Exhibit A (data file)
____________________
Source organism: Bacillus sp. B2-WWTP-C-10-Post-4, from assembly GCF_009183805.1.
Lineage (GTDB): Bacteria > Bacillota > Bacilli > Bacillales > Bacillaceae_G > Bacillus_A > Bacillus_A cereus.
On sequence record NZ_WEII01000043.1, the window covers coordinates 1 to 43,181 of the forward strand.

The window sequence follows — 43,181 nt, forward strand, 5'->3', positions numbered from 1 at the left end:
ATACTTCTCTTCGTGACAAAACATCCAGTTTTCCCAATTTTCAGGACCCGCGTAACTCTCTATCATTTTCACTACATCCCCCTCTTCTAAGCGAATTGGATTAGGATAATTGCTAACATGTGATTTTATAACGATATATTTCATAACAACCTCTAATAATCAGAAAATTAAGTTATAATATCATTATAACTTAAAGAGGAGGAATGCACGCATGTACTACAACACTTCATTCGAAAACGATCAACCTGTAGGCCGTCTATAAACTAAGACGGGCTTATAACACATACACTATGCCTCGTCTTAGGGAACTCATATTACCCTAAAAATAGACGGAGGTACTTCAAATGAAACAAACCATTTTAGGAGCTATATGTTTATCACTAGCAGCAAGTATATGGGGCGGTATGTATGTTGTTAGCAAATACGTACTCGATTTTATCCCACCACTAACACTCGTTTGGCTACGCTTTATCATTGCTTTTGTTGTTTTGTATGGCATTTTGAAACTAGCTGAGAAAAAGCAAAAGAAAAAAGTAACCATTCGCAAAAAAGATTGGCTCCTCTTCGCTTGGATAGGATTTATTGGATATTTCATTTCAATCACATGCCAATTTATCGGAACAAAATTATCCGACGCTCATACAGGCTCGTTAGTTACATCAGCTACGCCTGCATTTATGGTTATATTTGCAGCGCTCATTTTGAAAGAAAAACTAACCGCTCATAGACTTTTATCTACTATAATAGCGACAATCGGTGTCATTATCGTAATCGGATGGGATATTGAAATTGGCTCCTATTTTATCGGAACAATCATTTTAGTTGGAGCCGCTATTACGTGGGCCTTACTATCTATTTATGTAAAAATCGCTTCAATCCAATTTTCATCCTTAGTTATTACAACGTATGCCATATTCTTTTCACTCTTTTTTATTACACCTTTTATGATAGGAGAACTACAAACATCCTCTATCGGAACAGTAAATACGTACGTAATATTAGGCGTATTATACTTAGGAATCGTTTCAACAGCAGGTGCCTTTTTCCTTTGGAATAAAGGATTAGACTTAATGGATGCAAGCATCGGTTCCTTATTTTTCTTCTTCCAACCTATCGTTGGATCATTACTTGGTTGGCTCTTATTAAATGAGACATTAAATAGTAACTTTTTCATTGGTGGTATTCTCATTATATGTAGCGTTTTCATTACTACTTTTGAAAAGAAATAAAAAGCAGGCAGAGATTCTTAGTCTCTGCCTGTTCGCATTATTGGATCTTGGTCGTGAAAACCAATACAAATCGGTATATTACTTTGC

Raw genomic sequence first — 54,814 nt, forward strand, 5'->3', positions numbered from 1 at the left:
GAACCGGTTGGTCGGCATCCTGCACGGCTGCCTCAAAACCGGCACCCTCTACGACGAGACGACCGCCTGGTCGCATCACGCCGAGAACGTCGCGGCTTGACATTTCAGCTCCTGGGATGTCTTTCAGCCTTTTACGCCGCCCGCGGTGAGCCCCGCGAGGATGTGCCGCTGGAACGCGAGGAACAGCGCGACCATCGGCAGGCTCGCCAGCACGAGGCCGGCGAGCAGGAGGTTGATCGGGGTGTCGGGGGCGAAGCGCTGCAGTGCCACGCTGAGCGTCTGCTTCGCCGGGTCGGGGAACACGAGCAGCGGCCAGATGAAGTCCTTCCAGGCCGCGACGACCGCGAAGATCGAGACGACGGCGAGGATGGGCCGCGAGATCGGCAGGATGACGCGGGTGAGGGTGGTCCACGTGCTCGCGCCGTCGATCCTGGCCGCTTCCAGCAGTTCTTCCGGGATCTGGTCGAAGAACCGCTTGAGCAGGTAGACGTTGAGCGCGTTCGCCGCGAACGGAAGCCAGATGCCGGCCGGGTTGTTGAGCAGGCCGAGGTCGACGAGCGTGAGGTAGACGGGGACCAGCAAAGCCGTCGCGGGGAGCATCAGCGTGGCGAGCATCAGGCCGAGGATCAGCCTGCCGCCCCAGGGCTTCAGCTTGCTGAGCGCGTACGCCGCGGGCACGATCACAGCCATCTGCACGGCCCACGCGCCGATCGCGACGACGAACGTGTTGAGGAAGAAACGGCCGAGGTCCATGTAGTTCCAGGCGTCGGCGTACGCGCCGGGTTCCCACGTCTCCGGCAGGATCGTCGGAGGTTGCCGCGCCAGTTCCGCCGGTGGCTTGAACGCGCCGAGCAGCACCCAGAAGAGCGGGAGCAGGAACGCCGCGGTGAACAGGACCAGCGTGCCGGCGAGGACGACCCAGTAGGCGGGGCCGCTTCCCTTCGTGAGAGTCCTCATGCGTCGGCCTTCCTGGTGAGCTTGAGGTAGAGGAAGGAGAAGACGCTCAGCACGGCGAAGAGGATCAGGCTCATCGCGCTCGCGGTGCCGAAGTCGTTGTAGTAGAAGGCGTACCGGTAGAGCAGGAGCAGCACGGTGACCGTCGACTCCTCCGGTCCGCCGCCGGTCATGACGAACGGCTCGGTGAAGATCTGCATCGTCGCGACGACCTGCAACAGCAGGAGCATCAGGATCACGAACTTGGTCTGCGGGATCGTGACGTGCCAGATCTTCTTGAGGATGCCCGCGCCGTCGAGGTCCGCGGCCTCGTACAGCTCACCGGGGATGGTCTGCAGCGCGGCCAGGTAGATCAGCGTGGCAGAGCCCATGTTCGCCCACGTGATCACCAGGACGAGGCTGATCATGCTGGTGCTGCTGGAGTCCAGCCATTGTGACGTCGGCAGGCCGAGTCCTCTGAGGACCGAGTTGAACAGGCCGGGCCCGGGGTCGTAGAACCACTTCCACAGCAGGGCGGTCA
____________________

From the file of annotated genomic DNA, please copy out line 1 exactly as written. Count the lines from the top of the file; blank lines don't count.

Source organism: Bacillus sp. B2-WWTP-C-10-Post-4, from assembly GCF_009183805.1.